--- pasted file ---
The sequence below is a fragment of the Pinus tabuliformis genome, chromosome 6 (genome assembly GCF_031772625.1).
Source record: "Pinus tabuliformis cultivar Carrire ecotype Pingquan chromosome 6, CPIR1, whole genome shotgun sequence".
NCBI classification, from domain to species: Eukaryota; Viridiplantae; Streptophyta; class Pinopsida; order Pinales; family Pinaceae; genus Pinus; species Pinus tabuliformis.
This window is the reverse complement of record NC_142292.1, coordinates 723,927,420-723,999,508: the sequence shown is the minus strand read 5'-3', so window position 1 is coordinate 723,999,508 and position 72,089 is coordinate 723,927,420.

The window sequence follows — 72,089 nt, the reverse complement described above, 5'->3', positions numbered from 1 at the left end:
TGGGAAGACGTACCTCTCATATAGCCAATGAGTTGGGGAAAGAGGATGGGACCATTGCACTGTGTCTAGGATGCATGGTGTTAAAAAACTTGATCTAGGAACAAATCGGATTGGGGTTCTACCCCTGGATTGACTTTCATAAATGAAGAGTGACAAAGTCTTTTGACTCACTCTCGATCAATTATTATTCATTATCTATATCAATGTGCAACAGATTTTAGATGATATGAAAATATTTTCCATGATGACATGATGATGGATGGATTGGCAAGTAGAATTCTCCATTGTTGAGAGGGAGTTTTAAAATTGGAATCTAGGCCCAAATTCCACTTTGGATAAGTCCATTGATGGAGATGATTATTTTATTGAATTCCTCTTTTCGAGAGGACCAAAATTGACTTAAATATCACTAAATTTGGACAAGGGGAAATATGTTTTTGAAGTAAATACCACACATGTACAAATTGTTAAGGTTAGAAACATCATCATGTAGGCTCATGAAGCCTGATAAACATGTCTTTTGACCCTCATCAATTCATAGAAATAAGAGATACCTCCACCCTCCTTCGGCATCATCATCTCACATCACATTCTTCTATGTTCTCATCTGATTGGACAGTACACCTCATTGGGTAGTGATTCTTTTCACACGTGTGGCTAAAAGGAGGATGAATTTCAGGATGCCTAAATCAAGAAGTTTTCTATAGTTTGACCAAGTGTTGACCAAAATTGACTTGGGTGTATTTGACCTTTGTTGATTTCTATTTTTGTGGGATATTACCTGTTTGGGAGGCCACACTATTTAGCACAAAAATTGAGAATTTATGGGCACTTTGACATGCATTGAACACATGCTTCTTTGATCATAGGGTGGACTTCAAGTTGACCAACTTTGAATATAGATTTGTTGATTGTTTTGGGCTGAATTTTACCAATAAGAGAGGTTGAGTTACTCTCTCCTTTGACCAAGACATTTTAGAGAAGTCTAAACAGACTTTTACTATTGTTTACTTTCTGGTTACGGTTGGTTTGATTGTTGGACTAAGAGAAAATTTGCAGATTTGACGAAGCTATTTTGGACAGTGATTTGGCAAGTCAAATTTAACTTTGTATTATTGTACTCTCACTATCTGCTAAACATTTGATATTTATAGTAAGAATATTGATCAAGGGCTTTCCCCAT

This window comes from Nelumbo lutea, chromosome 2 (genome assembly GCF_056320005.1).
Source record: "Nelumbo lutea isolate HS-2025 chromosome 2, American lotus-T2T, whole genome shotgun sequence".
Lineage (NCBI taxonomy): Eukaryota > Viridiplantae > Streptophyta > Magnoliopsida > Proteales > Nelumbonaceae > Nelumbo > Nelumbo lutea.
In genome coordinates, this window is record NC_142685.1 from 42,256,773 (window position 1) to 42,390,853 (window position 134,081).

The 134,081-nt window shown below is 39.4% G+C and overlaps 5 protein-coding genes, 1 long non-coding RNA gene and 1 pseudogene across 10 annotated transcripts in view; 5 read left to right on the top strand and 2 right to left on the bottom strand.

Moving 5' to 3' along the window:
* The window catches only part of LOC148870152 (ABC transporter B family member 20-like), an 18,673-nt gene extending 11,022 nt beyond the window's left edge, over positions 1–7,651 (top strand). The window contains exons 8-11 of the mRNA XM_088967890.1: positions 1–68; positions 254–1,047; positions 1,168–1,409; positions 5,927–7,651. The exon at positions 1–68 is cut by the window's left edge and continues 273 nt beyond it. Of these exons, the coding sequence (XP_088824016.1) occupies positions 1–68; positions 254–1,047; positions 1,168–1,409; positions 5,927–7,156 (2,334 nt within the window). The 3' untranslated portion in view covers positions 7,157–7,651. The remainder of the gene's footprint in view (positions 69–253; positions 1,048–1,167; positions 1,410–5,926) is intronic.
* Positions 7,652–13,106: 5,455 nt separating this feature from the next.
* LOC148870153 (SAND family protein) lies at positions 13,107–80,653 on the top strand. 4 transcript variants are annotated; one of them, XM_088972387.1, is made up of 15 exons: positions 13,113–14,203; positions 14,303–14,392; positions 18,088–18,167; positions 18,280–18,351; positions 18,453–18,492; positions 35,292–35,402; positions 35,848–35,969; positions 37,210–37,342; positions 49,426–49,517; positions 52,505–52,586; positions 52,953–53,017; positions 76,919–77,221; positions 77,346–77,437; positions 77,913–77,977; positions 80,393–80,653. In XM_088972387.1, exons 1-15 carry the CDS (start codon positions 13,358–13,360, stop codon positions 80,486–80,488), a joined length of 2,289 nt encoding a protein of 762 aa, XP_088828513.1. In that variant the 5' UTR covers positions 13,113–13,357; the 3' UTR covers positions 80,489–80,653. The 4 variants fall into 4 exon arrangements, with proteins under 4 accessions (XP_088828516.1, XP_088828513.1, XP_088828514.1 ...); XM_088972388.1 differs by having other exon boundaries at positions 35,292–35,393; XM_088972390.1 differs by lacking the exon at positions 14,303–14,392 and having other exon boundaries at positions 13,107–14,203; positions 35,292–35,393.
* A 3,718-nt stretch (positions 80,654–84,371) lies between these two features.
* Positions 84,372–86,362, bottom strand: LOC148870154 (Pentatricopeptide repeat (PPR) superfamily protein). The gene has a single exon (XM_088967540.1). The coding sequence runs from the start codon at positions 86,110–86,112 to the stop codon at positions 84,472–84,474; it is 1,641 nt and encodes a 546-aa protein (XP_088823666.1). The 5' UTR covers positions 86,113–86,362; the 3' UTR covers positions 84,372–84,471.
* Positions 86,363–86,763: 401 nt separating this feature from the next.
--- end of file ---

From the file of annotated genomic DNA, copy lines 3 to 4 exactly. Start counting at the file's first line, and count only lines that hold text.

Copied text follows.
NCBI classification, from domain to species: Eukaryota; Viridiplantae; Streptophyta; class Pinopsida; order Pinales; family Pinaceae; genus Pinus; species Pinus tabuliformis.
This window is the reverse complement of record NC_142292.1, coordinates 723,927,420-723,999,508: the sequence shown is the minus strand read 5'-3', so window position 1 is coordinate 723,999,508 and position 72,089 is coordinate 723,927,420.